The gang database is, in fact, a subset of Chicago’s Strategic Subject List, which CPD uses to track individuals that it believes are likely to be involved in violence as either perpetrators or victims. According to city data, about 65,000 Chicagoans on the Strategic Subjects List are considered “gang affiliated,” and more than 95 percent of those are black, Latino, or both.

“It is really just another unconstitutional tool for the police to criminalize young people,” said Tania Unzueta, policy director for Mijente, another immigrant-led group.

Mijente and OCAD joined with the black-led organization Black Youth Project 100 (BYP100) to call for an end to CPD’s so-called gang database.

“Is there a way to actually find ways that reduce violence in our communities that don’t end up with just a list of black and brown people?” Unzueta asked.

The database, Unzueta said, contains errors that could have particularly far-reaching effects for undocumented immigrants.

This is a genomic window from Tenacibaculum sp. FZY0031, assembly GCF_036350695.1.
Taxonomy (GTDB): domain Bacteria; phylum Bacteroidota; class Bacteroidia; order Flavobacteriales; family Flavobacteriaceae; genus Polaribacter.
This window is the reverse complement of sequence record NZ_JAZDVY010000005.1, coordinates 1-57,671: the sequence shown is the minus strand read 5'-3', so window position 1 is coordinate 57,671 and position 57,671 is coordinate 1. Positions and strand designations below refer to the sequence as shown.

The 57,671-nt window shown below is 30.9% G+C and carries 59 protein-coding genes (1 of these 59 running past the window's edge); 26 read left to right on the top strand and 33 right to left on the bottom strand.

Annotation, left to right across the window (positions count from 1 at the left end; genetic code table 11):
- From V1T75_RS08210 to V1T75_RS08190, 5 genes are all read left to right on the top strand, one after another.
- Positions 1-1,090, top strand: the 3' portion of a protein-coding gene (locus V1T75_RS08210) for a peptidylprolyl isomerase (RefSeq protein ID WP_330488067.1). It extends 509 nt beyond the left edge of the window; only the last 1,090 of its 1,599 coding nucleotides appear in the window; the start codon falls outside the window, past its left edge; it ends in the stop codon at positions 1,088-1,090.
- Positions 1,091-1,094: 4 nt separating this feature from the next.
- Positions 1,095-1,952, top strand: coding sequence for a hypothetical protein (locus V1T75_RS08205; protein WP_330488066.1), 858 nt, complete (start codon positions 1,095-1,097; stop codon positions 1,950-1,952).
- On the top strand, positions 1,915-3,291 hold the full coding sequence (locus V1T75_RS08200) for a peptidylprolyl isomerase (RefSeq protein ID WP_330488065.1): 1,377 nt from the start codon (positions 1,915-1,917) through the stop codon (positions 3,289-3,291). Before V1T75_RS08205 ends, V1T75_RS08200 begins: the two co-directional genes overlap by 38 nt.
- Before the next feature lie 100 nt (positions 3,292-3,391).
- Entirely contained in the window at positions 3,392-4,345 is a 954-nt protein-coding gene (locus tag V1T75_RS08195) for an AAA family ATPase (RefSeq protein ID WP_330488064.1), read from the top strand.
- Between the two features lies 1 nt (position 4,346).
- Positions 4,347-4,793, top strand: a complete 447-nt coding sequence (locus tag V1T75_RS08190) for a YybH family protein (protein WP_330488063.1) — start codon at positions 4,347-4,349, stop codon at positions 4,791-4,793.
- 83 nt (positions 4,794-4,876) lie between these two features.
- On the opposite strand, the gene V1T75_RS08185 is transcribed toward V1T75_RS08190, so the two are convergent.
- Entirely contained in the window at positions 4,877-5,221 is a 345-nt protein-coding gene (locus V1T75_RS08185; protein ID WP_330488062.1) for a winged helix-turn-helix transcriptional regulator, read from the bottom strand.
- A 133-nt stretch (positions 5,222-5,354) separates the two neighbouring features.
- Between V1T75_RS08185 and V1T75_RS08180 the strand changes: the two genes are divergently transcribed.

Catalan-Ramirez, who is still fighting his deportation case, has reached a settlement with the city and CPD. As part of the settlement, CPD took the unusual step of admitting it had no evidence to verify that he is a gang member.

A Chicago police spokesman wouldn’t discuss the gang database, citing pending litigation. But in an interview just after CPD’s admission in the Catalan-Ramirez case, Superintendent Eddie Johnson told WBEZ that he still feels that the database is reliable. However, Johnson added that “in any facet of life that we deal with there may be errors.”

The CPD admission has added fuel to critics’ argument that the gang database is flawed and can have irreversibly harmful effects on some people. While it might lead to immigrant residents’ deportations, Unzueta said non-immigrant black and Latino Chicagoans often face longer prison sentences for crimes when they are considered gang-affiliated.

Odette Yousef/WBEZ

Unzueta said black-led activists in the coalition immediately understood why the gang database was an area of common concern. But she said it has taken longer to explain to the wider Latinx and immigrant communities why police may be a threat.

“Among the immigrant community there’s no other idea about how to keep the community safe,” Unzueta said. “And I think that’s the part that we’re trying to talk through and work out.”